The 2010 Presidentiables are: Noli de Castro, Manny Villar, Loren Legarda, Chiz Escudero, Mar Roxas, Ping Lacson, Joseph Estrada, Miriam Santiago, Richard Gordon, Bong Revilla, Jojo Binay & Bayani Fernando ( in the order of survey ranking). I would add Sec. Gilbert Teodoro, though he was probably excluded yet as an item for the surveys. (more…)
A few months back, I raise apprehensions about some real threats to the blogosphere (in my other blog ‘Cheap Talks’.. http://commentyoucom.blogspot.com), especially, after reading some incidents of concern in Taiwan, China, Malaysia, Vietnam (jailing of bloggers) which could probably be only the tip of the iceberg. I presume that there are a lot more similar but undocumented cases. (more…)
Much have been said and written about journalism and blogging. There are those who attempted to delve on the possibilities of a good mix between the two, while others tried to make the distinctions as clear as possible.
That there is a distinction between journalism and blogging is clear, and I think, the more interesting thing now, if not the real challenge, is how to draw them quite close to each other. For now, I cannot imagine an ideal mix between the two. It will take so much growing, maturing, finer attitude and understanding from both sides before the world of journalism and blogging will even start moving towards each other. No ultra-modern technology can make that happen. The issue is attitude and freedom (of expression).
But we should be thankful though, that there is journalism and blogging that act like real branches of government (Executive and Congress) and create an opportunity for the so-called ‘check and balance’ sort of thing. The supreme court is the reader who renders final judgment.
That said, I will not add confusion to haste, and doubt to obscurity. I must say, though, that the modern world has allowed both journalism and blogging to exist side by side because it is necessary. (more…)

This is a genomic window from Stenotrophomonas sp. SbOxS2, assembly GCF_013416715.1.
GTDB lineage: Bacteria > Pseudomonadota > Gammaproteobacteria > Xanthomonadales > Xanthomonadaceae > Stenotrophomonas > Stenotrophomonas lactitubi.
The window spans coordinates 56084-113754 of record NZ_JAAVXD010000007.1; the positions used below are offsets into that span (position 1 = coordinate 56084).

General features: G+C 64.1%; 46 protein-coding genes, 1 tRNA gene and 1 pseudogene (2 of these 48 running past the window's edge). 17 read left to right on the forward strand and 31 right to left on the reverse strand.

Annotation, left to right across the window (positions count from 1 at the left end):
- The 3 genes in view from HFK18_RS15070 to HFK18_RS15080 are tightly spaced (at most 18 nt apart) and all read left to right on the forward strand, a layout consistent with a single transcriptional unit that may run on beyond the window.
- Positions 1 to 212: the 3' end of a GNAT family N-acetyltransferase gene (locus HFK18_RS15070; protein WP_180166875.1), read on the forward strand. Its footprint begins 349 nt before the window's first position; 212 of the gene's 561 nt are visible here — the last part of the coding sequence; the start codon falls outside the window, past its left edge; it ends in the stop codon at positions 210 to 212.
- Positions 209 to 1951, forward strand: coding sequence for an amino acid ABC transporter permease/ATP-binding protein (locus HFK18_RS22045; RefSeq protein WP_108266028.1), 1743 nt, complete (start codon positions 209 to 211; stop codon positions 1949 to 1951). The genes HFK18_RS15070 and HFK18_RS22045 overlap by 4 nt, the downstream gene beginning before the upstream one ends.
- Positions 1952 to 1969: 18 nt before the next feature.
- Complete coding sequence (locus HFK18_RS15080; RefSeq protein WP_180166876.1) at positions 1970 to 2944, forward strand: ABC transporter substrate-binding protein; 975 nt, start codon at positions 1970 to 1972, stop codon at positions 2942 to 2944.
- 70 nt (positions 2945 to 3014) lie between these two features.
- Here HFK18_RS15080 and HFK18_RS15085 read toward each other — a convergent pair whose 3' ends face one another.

Now, it can be told with lesser obscurity, who’s who and who’s probably talking with more sense, after the smoke has cleared over the Valley ‘golf war’ or brawl between the Dela Paz and Pangandaman groups. It pays to be impassionate and impartial over the issue and to wait for the impurities in the water after they had settled down to the bottom. Consider these news clippings: (more…)
I never thought that the dela Paz – Pangandaman match (some say mauling) at Valley Golf and Country Club, Antipolo City would create that much stir among bloggers and the media. I can understand the media people because that is their job to pick up whatever they think of as news-worthy events. Bloggers (like me) would also understand the outpouring of support for the dela Pazes as Bambee dela Paz (sister and daughter of the alleged victims) is a fellow blogger, who first posted the incident in her blog http://vicissitude-decidido.blogspot.com/. It was already detailed enough in that blog so I won’t get down to the details of the story/issue here. Rather, I shall endeavour to present the middle side of the story even if there are only limited sources from the side of the Pangandamans. One side of the story, even if how detailed, does not guarantee the whole truth. (more…)
By Stephen Norries A. Padilla
I don’t want you to come to my house this Christmas, so please give yourself an early rest by striking my name off your list. I don’t care about the gift you thought I asked for; I don’t want it anymore. You can keep it. Better yet, give it to somebody else. The material gifts you bring don’t make me happy as much as they used to when I was a kid. Besides, I got my worldly wants all covered, thanks to an early gift I received in May (but no thanks to you). (more…)
By Maugan Buat Mosaid, Ph.D.
Dura lex sed lex
“The law is hard, but it is the law”. So goes that Latin legal maxim.
The Supreme Court decided that the Memorandum of Agreement on Ancestral Domain (MOA-AD), which was supposed to be signed by the GRP and MILF panels last August 5, 2008, was not consistent with the Constitution and existing laws. Its implications, notwithstanding, the decision was part of a “dura lex sed lex” nature of the legal domain.
Plain citizens, some members of the clergy, lawyers and non-lawyers reacted in various ways on the decision of the Supreme Court. The petitioners got their day in court and celebrated thereafter while those who have seen the wisdom behind the MOA-AD can only respect the decision while they ponder on with some degree of disbelief and awe. Pat Diaz, an avid follower of the peace process, like me, said, “on legal grounds, the Court may be right; but, on the import of the MOA-AD, the Court is wrong.” I agree. Not all that is legal is right, not all that is right is moral. In the same notion, not all that is unconstitutional is wrong. (more…)